eir hooks into him now and they aren't likely to let go .... • Summary "The Visitor" is a solid book, which will keep you interested probably up until the final third of the novel. That's when most people (I would expect) should have figured out who the real killer is (as I did). Lee Child leaves far too many easy clues pointing to the real killer early on in the book. This for me has to be the heavy negative point of the book for me. Great characterisations and descriptive locations are obviously going to help but they will always be the icing on the cake for an original and thought provoking story. When the plot leaves you a bit dejected then no amount of literary genius will cover it up. Some of the holes are quite large and gaping in the plot, but if you can put these aside then the book is an entertaining read. I may just be getting overly critical of Child's books now, but he set such a good standard with his previous novels that he only has himself to blame. I'm going to give this book two seperate ratings, one for readers accustomed to the previous Jack Reacher novels and another one for new readers. I'll give it four stars to new readers, as even though the plot isn't as sophisticated and complexly woven as the other novels it is still none the less a worthy read. Oh and it's certainly not essential that you have to read the other novels first. I have found that all of the Jack Reacher novels can be read in any order, and each novel does not require background knowledge from the previous books. For seasoned Jack Reacher readers then I would only give "The Visitor" a three star rating, as it fails to live up to the expectations that the previous three novels have built up. After the thoroughly gripping "Tripwire" this one was a little disappointing. I was expecting so much more from this as his novels were progessively improving until no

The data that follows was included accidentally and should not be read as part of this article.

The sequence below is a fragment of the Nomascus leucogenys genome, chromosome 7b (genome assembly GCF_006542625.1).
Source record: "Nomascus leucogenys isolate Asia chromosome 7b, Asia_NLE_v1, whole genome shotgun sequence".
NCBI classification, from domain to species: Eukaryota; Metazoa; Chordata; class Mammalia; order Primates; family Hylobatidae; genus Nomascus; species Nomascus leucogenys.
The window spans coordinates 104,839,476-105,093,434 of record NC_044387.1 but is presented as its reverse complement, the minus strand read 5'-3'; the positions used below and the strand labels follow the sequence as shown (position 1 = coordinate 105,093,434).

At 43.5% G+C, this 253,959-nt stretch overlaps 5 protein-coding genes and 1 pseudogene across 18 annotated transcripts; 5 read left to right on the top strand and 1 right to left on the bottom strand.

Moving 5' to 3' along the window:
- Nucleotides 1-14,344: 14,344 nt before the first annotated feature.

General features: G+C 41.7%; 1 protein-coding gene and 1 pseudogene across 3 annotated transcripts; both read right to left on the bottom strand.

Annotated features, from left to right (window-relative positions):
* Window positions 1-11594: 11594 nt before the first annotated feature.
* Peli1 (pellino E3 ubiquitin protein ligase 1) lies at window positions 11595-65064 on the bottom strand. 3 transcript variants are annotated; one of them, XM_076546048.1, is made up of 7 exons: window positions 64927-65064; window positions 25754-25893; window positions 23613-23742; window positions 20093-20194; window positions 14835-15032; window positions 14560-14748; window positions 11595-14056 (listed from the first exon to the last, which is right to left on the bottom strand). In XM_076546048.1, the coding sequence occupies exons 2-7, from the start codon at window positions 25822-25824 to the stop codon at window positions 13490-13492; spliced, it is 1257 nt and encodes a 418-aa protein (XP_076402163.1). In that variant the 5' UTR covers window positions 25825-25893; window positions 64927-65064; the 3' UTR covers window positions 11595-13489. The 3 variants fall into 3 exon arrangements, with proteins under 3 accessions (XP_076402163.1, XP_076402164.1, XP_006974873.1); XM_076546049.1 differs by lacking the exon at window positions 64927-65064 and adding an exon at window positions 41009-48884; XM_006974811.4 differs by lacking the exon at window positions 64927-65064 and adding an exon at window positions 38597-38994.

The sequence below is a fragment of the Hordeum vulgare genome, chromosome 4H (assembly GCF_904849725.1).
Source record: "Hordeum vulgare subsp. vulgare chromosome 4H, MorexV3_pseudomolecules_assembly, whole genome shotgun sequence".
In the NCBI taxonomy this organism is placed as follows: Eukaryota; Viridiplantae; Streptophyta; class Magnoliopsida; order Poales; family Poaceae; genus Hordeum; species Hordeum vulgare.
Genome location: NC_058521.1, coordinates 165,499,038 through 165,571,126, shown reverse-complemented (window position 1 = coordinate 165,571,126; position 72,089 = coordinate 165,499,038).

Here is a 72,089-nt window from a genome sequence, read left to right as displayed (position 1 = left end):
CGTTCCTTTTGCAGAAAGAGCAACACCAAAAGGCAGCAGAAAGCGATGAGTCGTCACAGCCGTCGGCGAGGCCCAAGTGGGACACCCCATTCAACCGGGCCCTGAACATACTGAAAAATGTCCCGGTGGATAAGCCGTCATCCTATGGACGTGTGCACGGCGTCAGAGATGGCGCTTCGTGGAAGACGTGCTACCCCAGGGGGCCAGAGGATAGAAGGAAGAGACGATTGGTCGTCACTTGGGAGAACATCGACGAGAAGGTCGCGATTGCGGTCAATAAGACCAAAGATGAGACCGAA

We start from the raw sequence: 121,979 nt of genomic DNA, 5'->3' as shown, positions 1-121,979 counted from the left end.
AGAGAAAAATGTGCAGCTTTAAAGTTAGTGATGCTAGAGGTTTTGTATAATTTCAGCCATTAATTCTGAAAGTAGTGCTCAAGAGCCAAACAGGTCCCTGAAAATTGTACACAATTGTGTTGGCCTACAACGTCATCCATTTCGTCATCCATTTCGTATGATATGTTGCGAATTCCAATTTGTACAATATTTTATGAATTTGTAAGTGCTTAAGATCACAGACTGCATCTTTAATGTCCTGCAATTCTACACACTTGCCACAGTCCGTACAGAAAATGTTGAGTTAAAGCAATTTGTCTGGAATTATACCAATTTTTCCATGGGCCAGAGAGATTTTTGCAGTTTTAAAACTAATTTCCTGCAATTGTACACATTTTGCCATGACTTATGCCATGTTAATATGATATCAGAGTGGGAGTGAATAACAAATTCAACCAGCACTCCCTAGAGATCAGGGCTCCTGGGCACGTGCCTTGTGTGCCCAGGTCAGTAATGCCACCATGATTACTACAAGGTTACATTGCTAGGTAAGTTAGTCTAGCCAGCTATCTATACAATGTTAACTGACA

w. It also left me with a bad taste in the mouth from the ending. I just feel that the ending seemed far too contrived and was there only to blatantly set the scene for the next book in the series. Hopefully the next instalment will pick up in the vein of "Tripwire". If it does then I will certainly be one of the first to snatch it up. Watch out for a movie someday too. I find it hard to believe no-one has snapped up the rights to his novels yet, they are perfectly suited to film adaptation. • Update (March 2001) "The Visitor" is available in paperback published by Bantam at £5.99 from 16th April 2001 (amazon.co.uk are taking pre-orders at £4.79) ISBN: 0553811886 • Update (May 2001) As if to prove that the best prices are not solely found on the net, check out the latest offer on at WhSmiths right now, who are offering this book in paperback at the bargain price of £3.84 (reduced from £5.99), under a month since its paperback release. Just try and find it that cheap online!

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              • Product Details

                A Jack Reacher novel.